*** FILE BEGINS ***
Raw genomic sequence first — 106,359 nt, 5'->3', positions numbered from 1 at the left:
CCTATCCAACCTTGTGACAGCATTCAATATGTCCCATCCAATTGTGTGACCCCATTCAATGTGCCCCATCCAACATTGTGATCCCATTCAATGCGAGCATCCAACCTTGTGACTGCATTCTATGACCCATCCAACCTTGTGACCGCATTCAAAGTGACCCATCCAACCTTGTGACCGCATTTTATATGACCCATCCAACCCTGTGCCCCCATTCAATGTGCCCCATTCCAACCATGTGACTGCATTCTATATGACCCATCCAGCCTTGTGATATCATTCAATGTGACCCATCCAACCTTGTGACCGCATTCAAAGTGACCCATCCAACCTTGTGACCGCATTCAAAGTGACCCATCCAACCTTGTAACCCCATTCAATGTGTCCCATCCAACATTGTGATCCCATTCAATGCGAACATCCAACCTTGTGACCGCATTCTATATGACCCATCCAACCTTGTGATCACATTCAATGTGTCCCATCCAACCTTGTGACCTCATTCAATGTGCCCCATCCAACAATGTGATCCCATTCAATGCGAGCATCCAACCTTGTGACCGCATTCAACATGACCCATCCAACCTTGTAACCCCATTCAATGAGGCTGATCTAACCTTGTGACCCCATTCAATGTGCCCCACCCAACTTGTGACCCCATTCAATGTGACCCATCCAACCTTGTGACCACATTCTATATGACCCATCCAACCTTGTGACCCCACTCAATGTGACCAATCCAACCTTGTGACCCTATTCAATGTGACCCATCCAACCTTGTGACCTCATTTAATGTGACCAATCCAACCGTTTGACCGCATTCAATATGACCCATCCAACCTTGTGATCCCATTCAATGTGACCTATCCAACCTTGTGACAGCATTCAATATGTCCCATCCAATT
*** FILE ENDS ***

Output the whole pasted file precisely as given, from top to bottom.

Raw genomic sequence first — 106,359 nt, 5'->3', positions numbered from 1 at the left:
CCTATCCAACCTTGTGACAGCATTCAATATGTCCCATCCAATTGTGTGACCCCATTCAATGTGCCCCATCCAACATTGTGATCCCATTCAATGCGAGCATCCAACCTTGTGACTGCATTCTATGACCCATCCAACCTTGTGACCGCATTCAAAGTGACCCATCCAACCTTGTGACCGCATTTTATATGACCCATCCAACCCTGTGCCCCCATTCAATGTGCCCCATTCCAACCATGTGACTGCATTCTATATGACCCATCCAGCCTTGTGATATCATTCAATGTGACCCATCCAACCTTGTGACCGCATTCAAAGTGACCCATCCAACCTTGTGACCGCATTCAAAGTGACCCATCCAACCTTGTAACCCCATTCAATGTGTCCCATCCAACATTGTGATCCCATTCAATGCGAACATCCAACCTTGTGACCGCATTCTATATGACCCATCCAACCTTGTGATCACATTCAATGTGTCCCATCCAACCTTGTGACCTCATTCAATGTGCCCCATCCAACAATGTGATCCCATTCAATGCGAGCATCCAACCTTGTGACCGCATTCAACATGACCCATCCAACCTTGTAACCCCATTCAATGAGGCTGATCTAACCTTGTGACCCCATTCAATGTGCCCCACCCAACTTGTGACCCCATTCAATGTGACCCATCCAACCTTGTGACCACATTCTATATGACCCATCCAACCTTGTGACCCCACTCAATGTGACCAATCCAACCTTGTGACCCTATTCAATGTGACCCATCCAACCTTGTGACCTCATTTAATGTGACCAATCCAACCGTTTGACCGCATTCAATATGACCCATCCAACCTTGTGATCCCATTCAATGTGACCTATCCAACCTTGTGACAGCATTCAATATGTCCCATCCAATT